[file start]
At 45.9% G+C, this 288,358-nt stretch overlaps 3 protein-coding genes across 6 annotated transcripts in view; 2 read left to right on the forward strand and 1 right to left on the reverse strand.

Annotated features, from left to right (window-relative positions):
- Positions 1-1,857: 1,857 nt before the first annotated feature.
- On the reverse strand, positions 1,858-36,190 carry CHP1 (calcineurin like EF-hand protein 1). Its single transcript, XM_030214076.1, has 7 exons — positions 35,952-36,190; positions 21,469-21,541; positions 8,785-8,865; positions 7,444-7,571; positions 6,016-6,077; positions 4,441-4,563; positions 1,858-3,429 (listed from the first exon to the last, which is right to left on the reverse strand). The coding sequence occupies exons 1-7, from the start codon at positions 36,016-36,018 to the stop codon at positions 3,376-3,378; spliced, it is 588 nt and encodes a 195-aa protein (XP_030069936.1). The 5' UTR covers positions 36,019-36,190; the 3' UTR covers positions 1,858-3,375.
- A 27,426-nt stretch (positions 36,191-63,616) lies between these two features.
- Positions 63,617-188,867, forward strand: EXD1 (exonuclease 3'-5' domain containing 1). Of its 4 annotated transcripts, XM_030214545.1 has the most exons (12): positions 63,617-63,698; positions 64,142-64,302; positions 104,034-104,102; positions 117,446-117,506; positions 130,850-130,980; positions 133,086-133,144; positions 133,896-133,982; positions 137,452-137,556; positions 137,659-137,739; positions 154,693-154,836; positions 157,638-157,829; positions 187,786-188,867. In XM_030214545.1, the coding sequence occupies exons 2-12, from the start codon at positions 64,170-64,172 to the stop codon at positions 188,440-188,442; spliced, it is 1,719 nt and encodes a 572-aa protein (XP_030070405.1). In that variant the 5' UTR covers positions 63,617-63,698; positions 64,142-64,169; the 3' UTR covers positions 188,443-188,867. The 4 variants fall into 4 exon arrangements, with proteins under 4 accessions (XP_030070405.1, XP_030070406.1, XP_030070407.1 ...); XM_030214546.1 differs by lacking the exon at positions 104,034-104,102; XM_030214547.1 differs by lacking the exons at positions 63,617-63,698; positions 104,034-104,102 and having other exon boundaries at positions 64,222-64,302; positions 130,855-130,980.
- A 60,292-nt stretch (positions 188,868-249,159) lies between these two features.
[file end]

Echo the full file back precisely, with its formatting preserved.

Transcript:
At 45.9% G+C, this 288,358-nt stretch overlaps 3 protein-coding genes across 6 annotated transcripts in view; 2 read left to right on the forward strand and 1 right to left on the reverse strand.

Annotated features, from left to right (window-relative positions):
- Positions 1-1,857: 1,857 nt before the first annotated feature.
- On the reverse strand, positions 1,858-36,190 carry CHP1 (calcineurin like EF-hand protein 1). Its single transcript, XM_030214076.1, has 7 exons — positions 35,952-36,190; positions 21,469-21,541; positions 8,785-8,865; positions 7,444-7,571; positions 6,016-6,077; positions 4,441-4,563; positions 1,858-3,429 (listed from the first exon to the last, which is right to left on the reverse strand). The coding sequence occupies exons 1-7, from the start codon at positions 36,016-36,018 to the stop codon at positions 3,376-3,378; spliced, it is 588 nt and encodes a 195-aa protein (XP_030069936.1). The 5' UTR covers positions 36,019-36,190; the 3' UTR covers positions 1,858-3,375.
- A 27,426-nt stretch (positions 36,191-63,616) lies between these two features.
- Positions 63,617-188,867, forward strand: EXD1 (exonuclease 3'-5' domain containing 1). Of its 4 annotated transcripts, XM_030214545.1 has the most exons (12): positions 63,617-63,698; positions 64,142-64,302; positions 104,034-104,102; positions 117,446-117,506; positions 130,850-130,980; positions 133,086-133,144; positions 133,896-133,982; positions 137,452-137,556; positions 137,659-137,739; positions 154,693-154,836; positions 157,638-157,829; positions 187,786-188,867. In XM_030214545.1, the coding sequence occupies exons 2-12, from the start codon at positions 64,170-64,172 to the stop codon at positions 188,440-188,442; spliced, it is 1,719 nt and encodes a 572-aa protein (XP_030070405.1). In that variant the 5' UTR covers positions 63,617-63,698; positions 64,142-64,169; the 3' UTR covers positions 188,443-188,867. The 4 variants fall into 4 exon arrangements, with proteins under 4 accessions (XP_030070405.1, XP_030070406.1, XP_030070407.1 ...); XM_030214546.1 differs by lacking the exon at positions 104,034-104,102; XM_030214547.1 differs by lacking the exons at positions 63,617-63,698; positions 104,034-104,102 and having other exon boundaries at positions 64,222-64,302; positions 130,855-130,980.
- A 60,292-nt stretch (positions 188,868-249,159) lies between these two features.